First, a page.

Smash Mouth then performed the first-ever virtual song: Steve Harwell (lead singer) performed in the Organic Motion booth and the band live over the Internet. Everyone was on the screen as avatars. Very cool. Intel surpassed Microsoft in a software demo!

Monday, January 07, 2008

Bill Gates - Last Keynote @ CES
It was interesting to attend the last keynote by Bill. It is hard to believe that he will no longer be actively working in technology. He started just a few years before I did. I am not even close to affording a retirement.

I started my programming career with Microsoft Pascal on DOS on an IBM PC
XT. It has been a love / hate relationship with Microsoft (and Bill). I admired Microsoft in the 80s but as they grew big and powerful, I moved over the the other side in the 90s. They have become much less relevant in this decade. Interesting to note that Google is following the Microsoft trajectory, only much faster. I have the same feelings for Google in 5-6 year slots. The cycle is turning much faster.

Bill expects:
  • HD will be everywhere, PCs, TVs and even small devices
  • All devices will be always connected to broadband internet. We will have easy access to our digital memories. Devices will know and use context (location, personal / work, etc.) to simplify navigation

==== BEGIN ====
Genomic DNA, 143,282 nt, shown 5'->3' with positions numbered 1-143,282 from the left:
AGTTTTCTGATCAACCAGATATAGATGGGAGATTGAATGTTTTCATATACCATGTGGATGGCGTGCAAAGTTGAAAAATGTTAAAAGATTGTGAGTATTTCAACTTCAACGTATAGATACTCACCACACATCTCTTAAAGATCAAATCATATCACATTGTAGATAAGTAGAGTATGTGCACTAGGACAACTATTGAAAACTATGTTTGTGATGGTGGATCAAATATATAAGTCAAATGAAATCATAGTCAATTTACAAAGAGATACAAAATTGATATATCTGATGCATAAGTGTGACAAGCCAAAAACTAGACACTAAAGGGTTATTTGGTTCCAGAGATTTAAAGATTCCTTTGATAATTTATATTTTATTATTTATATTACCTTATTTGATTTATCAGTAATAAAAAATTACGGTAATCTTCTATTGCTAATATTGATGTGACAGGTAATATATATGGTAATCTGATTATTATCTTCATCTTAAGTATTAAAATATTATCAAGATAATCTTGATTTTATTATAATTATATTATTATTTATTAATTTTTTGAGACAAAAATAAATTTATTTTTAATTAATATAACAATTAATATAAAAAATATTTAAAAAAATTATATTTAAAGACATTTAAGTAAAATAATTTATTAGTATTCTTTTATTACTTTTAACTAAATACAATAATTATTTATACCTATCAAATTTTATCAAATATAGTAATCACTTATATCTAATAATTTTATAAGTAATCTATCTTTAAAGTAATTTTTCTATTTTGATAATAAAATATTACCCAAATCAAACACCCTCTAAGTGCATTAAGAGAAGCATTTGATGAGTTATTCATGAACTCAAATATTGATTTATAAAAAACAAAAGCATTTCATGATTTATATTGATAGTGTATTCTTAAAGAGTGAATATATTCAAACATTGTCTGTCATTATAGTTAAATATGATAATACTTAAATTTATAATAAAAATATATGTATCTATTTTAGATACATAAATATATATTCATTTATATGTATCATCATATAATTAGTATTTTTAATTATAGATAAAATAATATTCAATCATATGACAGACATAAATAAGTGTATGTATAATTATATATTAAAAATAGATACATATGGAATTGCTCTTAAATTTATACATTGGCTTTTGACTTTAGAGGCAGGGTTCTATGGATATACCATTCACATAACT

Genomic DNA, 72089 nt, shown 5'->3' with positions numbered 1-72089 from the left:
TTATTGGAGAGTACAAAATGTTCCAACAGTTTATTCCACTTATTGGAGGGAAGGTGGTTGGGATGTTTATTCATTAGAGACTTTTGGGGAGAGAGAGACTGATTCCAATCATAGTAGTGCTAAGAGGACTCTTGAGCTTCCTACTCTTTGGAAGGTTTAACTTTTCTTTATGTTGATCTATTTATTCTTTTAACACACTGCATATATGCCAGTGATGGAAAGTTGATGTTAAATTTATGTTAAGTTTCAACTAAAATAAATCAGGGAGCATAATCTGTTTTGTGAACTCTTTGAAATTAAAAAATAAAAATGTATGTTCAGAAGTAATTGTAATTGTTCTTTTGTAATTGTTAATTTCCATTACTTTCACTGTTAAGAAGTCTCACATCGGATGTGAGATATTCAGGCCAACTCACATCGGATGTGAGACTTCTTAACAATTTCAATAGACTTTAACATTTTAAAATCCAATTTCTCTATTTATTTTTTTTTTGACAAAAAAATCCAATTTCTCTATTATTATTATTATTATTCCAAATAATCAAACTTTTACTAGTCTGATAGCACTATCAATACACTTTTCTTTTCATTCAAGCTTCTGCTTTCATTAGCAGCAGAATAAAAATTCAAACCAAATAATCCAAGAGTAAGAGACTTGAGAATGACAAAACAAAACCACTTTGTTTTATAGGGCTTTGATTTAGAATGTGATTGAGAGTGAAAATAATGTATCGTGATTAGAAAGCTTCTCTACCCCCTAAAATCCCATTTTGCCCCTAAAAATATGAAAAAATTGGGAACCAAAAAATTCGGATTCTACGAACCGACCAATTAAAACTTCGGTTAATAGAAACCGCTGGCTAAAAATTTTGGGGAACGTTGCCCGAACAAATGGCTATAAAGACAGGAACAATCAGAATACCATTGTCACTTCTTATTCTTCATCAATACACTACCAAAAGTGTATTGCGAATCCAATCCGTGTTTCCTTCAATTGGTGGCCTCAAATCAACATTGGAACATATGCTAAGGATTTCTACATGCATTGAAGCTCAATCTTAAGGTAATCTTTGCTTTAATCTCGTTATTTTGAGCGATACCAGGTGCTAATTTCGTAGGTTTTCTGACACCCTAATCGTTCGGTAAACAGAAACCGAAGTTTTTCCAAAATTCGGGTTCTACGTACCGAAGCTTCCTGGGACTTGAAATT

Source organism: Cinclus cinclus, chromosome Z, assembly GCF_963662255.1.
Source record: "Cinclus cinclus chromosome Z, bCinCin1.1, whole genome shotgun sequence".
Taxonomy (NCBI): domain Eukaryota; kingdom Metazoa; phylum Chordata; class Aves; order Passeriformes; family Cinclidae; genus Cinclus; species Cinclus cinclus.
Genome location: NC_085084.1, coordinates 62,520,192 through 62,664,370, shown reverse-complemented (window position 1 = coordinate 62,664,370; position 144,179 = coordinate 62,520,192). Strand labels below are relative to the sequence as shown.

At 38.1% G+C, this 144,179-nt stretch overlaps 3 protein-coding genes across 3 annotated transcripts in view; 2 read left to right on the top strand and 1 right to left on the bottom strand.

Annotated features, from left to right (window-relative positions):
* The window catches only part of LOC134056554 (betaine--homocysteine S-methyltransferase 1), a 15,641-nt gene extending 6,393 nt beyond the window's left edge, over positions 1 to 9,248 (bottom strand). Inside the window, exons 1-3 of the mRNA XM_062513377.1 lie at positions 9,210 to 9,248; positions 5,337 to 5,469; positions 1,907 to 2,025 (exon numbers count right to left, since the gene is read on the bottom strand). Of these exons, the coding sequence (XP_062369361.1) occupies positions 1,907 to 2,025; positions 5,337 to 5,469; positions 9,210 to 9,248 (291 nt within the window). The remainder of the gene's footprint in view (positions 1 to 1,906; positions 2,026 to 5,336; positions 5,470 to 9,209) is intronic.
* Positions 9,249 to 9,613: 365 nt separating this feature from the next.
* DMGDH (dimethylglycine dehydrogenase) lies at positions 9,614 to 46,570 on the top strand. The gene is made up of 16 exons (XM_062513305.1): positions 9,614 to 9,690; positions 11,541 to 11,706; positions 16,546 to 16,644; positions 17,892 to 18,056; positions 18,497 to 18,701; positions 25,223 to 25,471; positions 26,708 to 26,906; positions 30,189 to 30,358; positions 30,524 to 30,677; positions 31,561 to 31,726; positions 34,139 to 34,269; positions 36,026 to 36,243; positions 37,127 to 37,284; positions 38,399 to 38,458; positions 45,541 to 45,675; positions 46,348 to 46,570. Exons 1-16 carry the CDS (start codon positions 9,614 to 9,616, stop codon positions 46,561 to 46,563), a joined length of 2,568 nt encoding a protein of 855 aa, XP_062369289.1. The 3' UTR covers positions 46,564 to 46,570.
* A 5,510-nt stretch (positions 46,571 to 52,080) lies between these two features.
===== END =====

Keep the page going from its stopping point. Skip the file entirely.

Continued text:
• Mouse / Keyboard will no longer be the primary interface. Devices and gadgets will have a lot more use of pen, touch, voice, visual (camera driven), gesture, etc as input.
Bill and his team talked about how well they were doing with Vista, Microsoft Live and Microsoft Mobile. Does not ring true. Less than 10% of people I know use these technologies. I think that they are doing well in games and we are planning to embrace Office 2007.

The Microsoft team displayed Surface PC,
Silverlight and the Sync product in Ford cars. Of these, I am most interested in trying the Sync feature. They also showed mobile navigation using building recognition in pictures. Very cool!

Finally, advertising is a big focus for Microsoft as they are trying to compete with Google.

All in all, Microsoft just does not excite the geek in me as it did in the 80s.

Thursday, January 03, 2008

Virtualization Survey
Interesting article I came across in the CIO Mag. 2008 promises to be the Year of Virtualization in Enterprise IT. Also, a list of 10 virtualization vendors to watch.